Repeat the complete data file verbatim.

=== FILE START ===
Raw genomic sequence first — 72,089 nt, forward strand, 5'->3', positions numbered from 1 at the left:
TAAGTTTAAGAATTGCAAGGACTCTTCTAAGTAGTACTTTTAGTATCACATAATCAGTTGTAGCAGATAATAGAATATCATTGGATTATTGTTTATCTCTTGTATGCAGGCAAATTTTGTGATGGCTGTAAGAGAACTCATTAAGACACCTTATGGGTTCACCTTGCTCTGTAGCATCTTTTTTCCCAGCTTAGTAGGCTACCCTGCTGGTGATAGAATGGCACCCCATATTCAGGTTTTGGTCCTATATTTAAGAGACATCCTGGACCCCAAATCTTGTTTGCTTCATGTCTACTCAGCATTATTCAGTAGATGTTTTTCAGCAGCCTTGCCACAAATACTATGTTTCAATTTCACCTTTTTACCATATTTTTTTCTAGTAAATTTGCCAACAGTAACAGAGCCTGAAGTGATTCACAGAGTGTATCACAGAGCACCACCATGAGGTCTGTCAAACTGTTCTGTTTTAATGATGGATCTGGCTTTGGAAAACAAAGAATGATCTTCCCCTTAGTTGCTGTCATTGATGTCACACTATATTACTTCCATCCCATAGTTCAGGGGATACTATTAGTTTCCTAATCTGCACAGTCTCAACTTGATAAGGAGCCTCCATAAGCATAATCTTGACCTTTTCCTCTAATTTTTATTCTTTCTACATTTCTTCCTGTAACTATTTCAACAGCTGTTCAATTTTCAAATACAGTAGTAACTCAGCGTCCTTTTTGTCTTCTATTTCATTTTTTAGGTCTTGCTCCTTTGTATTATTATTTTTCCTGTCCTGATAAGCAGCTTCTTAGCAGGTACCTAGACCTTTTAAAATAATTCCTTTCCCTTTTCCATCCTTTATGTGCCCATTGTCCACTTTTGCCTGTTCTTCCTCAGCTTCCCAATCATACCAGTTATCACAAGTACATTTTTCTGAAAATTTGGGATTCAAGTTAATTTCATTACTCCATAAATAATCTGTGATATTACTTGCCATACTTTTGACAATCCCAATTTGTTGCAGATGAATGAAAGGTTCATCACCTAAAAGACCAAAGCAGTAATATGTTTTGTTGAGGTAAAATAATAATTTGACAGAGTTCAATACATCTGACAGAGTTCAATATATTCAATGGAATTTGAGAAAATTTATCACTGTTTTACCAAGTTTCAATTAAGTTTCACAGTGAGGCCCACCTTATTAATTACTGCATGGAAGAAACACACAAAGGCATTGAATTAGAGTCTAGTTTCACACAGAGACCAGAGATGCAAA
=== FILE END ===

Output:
Raw genomic sequence first — 72,089 nt, forward strand, 5'->3', positions numbered from 1 at the left:
TAAGTTTAAGAATTGCAAGGACTCTTCTAAGTAGTACTTTTAGTATCACATAATCAGTTGTAGCAGATAATAGAATATCATTGGATTATTGTTTATCTCTTGTATGCAGGCAAATTTTGTGATGGCTGTAAGAGAACTCATTAAGACACCTTATGGGTTCACCTTGCTCTGTAGCATCTTTTTTCCCAGCTTAGTAGGCTACCCTGCTGGTGATAGAATGGCACCCCATATTCAGGTTTTGGTCCTATATTTAAGAGACATCCTGGACCCCAAATCTTGTTTGCTTCATGTCTACTCAGCATTATTCAGTAGATGTTTTTCAGCAGCCTTGCCACAAATACTATGTTTCAATTTCACCTTTTTACCATATTTTTTTCTAGTAAATTTGCCAACAGTAACAGAGCCTGAAGTGATTCACAGAGTGTATCACAGAGCACCACCATGAGGTCTGTCAAACTGTTCTGTTTTAATGATGGATCTGGCTTTGGAAAACAAAGAATGATCTTCCCCTTAGTTGCTGTCATTGATGTCACACTATATTACTTCCATCCCATAGTTCAGGGGATACTATTAGTTTCCTAATCTGCACAGTCTCAACTTGATAAGGAGCCTCCATAAGCATAATCTTGACCTTTTCCTCTAATTTTTATTCTTTCTACATTTCTTCCTGTAACTATTTCAACAGCTGTTCAATTTTCAAATACAGTAGTAACTCAGCGTCCTTTTTGTCTTCTATTTCATTTTTTAGGTCTTGCTCCTTTGTATTATTATTTTTCCTGTCCTGATAAGCAGCTTCTTAGCAGGTACCTAGACCTTTTAAAATAATTCCTTTCCCTTTTCCATCCTTTATGTGCCCATTGTCCACTTTTGCCTGTTCTTCCTCAGCTTCCCAATCATACCAGTTATCACAAGTACATTTTTCTGAAAATTTGGGATTCAAGTTAATTTCATTACTCCATAAATAATCTGTGATATTACTTGCCATACTTTTGACAATCCCAATTTGTTGCAGATGAATGAAAGGTTCATCACCTAAAAGACCAAAGCAGTAATATGTTTTGTTGAGGTAAAATAATAATTTGACAGAGTTCAATACATCTGACAGAGTTCAATATATTCAATGGAATTTGAGAAAATTTATCACTGTTTTACCAAGTTTCAATTAAGTTTCACAGTGAGGCCCACCTTATTAATTACTGCATGGAAGAAACACACAAAGGCATTGAATTAGAGTCTAGTTTCACACAGAGACCAGAGATGCAAA